• Partially order sets: Dilworth's theorem, Sperner's theorem
• Planar graphs: MacLane's criterion, Whitney's theorem, Five Color Theorem and its list coloring generalization
• Algebraic combinatorics: Symmetric functions, Young Tableaux, RSK correspondance
• Designs and codes: Latin squares, finite projective planes, self-correcting codes
• Geometric combinatorics: simplicial complexes, combinatorics of polytopes, relation to optimization
• Probabilistic method: the existence of high-girth graphs with high chromatic number, use of concentration bounds
• Matroid theory: basic concepts, relation to algorithms and optimization, matroid intersection theorem
• Regularity method: regularity lemma without a proof, the existence of 3-APs in dense subsets of integers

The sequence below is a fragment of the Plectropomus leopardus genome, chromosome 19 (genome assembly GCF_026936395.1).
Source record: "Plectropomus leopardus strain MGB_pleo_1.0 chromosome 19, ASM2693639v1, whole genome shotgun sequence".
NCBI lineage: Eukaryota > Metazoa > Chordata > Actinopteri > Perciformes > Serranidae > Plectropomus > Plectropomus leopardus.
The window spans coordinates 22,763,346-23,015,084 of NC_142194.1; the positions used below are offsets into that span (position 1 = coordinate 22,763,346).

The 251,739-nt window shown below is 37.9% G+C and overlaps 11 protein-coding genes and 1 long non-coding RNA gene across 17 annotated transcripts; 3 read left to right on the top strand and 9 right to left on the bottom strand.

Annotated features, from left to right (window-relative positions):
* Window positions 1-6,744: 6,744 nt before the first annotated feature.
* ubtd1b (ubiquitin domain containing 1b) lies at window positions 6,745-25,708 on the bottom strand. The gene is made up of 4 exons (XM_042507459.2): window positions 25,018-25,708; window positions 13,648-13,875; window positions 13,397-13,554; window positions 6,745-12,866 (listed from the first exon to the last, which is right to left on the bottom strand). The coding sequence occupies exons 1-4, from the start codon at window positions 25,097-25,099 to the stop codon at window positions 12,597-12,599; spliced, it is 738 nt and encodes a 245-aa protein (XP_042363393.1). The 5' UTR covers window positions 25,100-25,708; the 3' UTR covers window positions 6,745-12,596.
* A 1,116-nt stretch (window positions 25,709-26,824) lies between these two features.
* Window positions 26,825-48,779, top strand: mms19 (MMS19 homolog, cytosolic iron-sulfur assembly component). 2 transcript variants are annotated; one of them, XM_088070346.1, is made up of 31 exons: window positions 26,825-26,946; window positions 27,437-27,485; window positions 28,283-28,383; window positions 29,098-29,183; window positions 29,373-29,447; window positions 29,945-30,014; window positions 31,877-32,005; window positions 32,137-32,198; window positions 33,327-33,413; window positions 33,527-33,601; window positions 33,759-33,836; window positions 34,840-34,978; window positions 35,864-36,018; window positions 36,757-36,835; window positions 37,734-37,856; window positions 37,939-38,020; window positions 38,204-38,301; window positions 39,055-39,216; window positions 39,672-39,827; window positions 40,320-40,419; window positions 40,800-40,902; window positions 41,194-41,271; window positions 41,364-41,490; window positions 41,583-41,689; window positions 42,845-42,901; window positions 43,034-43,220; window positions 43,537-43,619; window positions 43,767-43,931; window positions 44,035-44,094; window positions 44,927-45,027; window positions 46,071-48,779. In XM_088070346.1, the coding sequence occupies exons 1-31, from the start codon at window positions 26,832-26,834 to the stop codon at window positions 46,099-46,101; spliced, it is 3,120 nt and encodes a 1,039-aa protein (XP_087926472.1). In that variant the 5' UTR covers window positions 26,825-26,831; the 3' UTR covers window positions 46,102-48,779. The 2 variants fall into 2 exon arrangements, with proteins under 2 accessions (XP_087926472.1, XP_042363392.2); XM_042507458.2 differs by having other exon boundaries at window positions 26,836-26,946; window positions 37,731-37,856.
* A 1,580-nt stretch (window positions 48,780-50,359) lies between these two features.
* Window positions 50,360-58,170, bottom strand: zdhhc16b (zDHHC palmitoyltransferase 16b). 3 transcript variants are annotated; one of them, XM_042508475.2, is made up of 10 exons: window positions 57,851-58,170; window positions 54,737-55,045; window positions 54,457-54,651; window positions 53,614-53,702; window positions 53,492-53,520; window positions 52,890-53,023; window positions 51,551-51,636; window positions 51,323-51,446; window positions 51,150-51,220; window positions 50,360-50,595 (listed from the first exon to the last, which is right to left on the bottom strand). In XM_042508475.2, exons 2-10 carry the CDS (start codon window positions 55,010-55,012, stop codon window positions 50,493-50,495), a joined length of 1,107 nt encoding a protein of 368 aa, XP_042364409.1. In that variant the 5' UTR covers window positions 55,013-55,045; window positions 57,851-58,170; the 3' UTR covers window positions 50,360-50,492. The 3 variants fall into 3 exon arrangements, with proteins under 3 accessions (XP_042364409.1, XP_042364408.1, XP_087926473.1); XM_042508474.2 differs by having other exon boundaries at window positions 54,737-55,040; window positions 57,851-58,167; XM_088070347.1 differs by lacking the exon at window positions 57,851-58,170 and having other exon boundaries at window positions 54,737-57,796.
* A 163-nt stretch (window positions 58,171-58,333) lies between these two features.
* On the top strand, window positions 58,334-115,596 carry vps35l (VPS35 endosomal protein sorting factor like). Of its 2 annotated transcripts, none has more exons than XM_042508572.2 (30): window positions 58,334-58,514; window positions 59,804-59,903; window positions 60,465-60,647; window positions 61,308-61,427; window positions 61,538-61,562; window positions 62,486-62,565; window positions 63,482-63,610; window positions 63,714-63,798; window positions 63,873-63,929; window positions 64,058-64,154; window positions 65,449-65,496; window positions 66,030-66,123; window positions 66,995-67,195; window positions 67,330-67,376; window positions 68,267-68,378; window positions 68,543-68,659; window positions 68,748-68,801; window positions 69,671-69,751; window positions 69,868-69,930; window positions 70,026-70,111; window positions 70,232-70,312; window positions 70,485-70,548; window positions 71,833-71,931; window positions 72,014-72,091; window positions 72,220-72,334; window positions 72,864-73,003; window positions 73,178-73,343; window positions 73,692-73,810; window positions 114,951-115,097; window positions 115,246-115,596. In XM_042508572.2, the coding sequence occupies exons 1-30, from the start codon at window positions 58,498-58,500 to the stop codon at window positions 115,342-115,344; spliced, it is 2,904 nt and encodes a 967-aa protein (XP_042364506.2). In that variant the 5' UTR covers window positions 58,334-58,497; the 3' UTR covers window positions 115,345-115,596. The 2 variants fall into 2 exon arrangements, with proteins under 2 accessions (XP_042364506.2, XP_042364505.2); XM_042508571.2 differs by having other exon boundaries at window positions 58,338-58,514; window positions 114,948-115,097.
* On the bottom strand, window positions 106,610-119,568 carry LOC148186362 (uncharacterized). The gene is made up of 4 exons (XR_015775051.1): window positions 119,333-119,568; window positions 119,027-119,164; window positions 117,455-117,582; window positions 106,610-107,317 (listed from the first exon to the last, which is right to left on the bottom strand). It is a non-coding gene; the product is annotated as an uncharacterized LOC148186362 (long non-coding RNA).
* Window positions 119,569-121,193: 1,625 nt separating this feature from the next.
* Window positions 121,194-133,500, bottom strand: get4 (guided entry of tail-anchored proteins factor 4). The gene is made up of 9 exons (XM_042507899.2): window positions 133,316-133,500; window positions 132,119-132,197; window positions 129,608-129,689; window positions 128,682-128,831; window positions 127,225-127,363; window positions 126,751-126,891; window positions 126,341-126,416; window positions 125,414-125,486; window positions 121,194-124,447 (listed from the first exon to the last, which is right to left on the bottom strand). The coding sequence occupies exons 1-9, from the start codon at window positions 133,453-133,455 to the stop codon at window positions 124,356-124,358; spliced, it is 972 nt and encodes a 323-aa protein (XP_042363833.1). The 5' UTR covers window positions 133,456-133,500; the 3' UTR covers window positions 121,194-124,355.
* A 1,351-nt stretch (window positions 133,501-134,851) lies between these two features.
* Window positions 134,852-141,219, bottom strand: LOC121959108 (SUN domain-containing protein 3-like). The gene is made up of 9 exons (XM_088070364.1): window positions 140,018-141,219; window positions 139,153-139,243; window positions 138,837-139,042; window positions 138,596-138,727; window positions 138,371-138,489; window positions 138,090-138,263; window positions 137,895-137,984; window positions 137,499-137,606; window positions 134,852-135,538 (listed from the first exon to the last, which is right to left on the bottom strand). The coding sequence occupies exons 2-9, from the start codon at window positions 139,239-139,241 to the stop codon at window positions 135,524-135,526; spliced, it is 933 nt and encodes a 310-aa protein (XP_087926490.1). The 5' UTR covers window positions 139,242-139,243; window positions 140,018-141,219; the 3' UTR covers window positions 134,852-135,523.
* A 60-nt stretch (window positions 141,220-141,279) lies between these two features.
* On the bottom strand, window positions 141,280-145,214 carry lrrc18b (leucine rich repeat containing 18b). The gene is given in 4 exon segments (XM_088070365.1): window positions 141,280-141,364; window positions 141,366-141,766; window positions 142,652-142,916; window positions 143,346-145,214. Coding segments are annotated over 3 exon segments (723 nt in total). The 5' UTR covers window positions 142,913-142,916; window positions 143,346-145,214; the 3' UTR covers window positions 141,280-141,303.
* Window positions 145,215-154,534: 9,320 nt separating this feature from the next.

To give the students an opportunity to learn some of the more advanced combinatorial methods, and to see combinatorics in a broader context of mathematics.
By the end of the module the student should be able to:
• state and prove particular results presented in the module
• adapt the presented methods to other combinatorial settings
• apply simple probabilistic and algebraic arguments to combinatorial problems
• use presented discrete abstractions of geometric and linear algebra concepts
• derive approximate results using the regularity method
R. Diestel: Graph Theory, Springer, 4th edition, 2012.
R. Stanley: Algebraic Combinatorics: Walks, Trees, Tableaux and More, Springer, 2013.